The learning curve is painful and cruel, and you can’t avoid it. It’s as if you’re driving down the road and your car automatically searches out and finds every last bump and pothole, even cliff.
For Sloane Stephens, American tennis hopeful, the problem is that you don’t know for sure which bumps you’ll eventually figure out how to clear easily and which ones you never will. Which ones will you learn from and which ones will define you.
Stephens ran off the cliff Tuesday at Wimbledon. She was playing brilliantly and beautifully, and then she was duped for the second time in three majors by someone pulling a veteran’s dirty trick on her. She lost 6-4, 7-5 to Marion Bartoli in the quarterfinals.
“I am disappointed in myself because I know I probably could have given a little bit more,” Stephens said. “You have to keep learning from it and keep moving forward.”
If you thought this tournament was a torch-passing from Serena Williams to Stephens, then take a deep breath and sit down for a minute. Williams, 31, lost in the fourth round but still is going to be the best player in the world for a while. And Stephens, 20, still is learning.
The curve gets everyone. Venus Williams reached the final of her first U.S. Open, at 17. Then she was crushed by Martina Hingis. Michael Jordan had to learn how to include his teammates.
That’s not to say Sloane Stephens is going to reach their heights. But Venus Williams is dropping off, and Stephens does represent the potential of life of American tennis after the Williams sisters, no matter how far she goes.
The problem is that an hour or so after the match, Stephens still didn’t seem to realize what had happened to her. She lost the first set on Bartoli’s trick — which I will get into in a minute — but she lost the second set because she forgot everything she was doing in the first set.
Things were working. She stopped doing them. In fact, it’s hard to say what she was doing in the second set, what her plan was. She went from genius in the first set to someone wandering aimlessly throughout the second.
These mental zone-outs already were a question mark about her. But focus is something you learn as you get older.
See what I mean? It’s impossible to know whether Stephens is going to do this her entire career, or learn from it. This might just be the pothole she continuously slams into.
Honestly: Watching her work the court and push Bartoli around in the first set, I saw something in her I never had before. This was exactly who she can be the rest of her career, mixing up slice serves with power, playing defense until an opening came to rip a forehand, running Bartoli all over the place.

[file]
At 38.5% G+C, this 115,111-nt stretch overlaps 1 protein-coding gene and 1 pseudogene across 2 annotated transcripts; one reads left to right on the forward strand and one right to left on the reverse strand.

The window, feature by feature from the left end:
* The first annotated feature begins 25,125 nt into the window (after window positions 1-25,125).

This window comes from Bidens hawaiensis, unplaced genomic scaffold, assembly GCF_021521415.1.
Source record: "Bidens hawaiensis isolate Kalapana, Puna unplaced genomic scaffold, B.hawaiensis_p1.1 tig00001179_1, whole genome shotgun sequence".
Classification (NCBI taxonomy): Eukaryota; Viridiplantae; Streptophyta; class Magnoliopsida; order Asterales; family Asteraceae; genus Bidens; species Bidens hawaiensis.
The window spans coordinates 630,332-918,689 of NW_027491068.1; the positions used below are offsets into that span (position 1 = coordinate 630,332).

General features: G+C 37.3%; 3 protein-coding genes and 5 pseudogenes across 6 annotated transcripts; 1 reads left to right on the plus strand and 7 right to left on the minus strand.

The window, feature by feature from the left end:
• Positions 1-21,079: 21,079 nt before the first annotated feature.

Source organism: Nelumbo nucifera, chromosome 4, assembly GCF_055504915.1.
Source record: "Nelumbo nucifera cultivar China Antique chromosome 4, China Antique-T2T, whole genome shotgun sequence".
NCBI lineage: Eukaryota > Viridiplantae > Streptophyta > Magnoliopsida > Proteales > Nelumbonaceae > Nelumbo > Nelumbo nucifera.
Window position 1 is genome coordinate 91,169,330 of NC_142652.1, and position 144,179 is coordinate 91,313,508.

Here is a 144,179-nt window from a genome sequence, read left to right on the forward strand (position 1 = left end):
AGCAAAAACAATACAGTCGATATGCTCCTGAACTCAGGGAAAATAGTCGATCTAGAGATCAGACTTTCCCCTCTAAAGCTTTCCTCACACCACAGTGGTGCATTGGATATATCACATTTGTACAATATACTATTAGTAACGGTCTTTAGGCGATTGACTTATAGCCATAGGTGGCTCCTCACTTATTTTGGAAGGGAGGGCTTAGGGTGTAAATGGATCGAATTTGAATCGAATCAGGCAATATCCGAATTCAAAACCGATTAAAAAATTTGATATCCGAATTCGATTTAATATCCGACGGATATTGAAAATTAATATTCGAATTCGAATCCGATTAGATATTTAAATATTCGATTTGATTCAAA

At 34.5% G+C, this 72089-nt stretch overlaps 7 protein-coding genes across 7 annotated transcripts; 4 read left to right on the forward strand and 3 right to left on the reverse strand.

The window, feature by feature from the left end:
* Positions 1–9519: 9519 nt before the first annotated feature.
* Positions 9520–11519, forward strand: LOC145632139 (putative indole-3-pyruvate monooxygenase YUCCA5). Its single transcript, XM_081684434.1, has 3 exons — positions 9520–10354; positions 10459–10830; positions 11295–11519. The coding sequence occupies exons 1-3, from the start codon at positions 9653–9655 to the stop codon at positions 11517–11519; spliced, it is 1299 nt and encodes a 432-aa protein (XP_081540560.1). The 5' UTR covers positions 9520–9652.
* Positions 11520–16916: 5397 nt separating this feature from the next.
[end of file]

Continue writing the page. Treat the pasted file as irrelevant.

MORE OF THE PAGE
The second set? Every past criticism of Stephens was valid.
This tournament was such a study in Stephens. The book on her coming in: Incredible skills but a tendency to not fight hard enough. Sometimes she just blanks and doesn’t seem to be trying to build anything. Though she can crush a serve and a forehand, she rarely will just let it rip.
In the third round, she fought hard to come back and win the first set. Progress! Then, when the chair umpire didn’t agree with her that it was too dark to keep playing, Stephens fell apart, losing 6-0. She had ripped two serves and one forehand the whole match, winning all three points.
In the fourth round, she was pushed the whole way by prospect Monica Puig of Puerto Rico. And Stephens never quit fighting. You could see her growing on the spot. It’s why she won.
After that match, someone asked what she was most proud of.
“Just that I never gave up,” she said. “I have been in some tough situations. … Today I was down the whole time pretty much.”
And then in the quarterfinals Tuesday, she ripped a forehand on the first point. She was going to let it go and fight again. She was zeroed in, too. So what happened?
Stephens was down, 5-4, and saved two set points on her serve. A few deuces later, Bartoli decided to complain about the courts. She said the rain had made them slippery. She basically refused to continue.
Was it raining? Sitting courtside, I wasn’t even sure I’d say it was spitting. And Stephens didn’t think the court was too slippery to play on.
“It would have been nice to finish that game,” she said. “Coming back and serving at deuce, that’s always going to be tough for anyone.”
Bartoli said she was worried for her safety. And it’s true that this tournament has been filled with players falling all over the place, complaining about slippery grass. But I think Bartoli just wanted to get off the court and make Stephens stiffen up and think about her next big point for a while.
It was the same ploy then-No. 1 Victoria Azarenka pulled on Stephens in January during the Australian Open semifinals. She simply walked off, saying she was sick. It just so happened at the time that she was choking – not medically speaking but sports-performance speaking.
It worked then, killing off Stephens’ momentum. And it worked again Tuesday.
I asked Stephens if she thought Bartoli’s move was gamesmanship.
“I don’t know, I don’t know,” she said. “Who knows?”
A few minutes later, it actually did begin raining. The delay lasted two hours, and Stephens said she started warming up three times, thinking they were going to play again. Then, she’d sit down and wait.
By the time they played again, Bartoli was ready. Stephens was not. The crowd, originally for Bartoli, started booing her. But Stephens lost the first two points and then the set. And then in the second set, she just sort of stopped all strategy.
That has been Stephens’ year. After her run at the Australian, she slumped until the French Open, winning two of eight matches at one point. Now, she reaches the quarters at Wimbledon.
This is where you find out who you are. But Stephens still has more potholes to hit.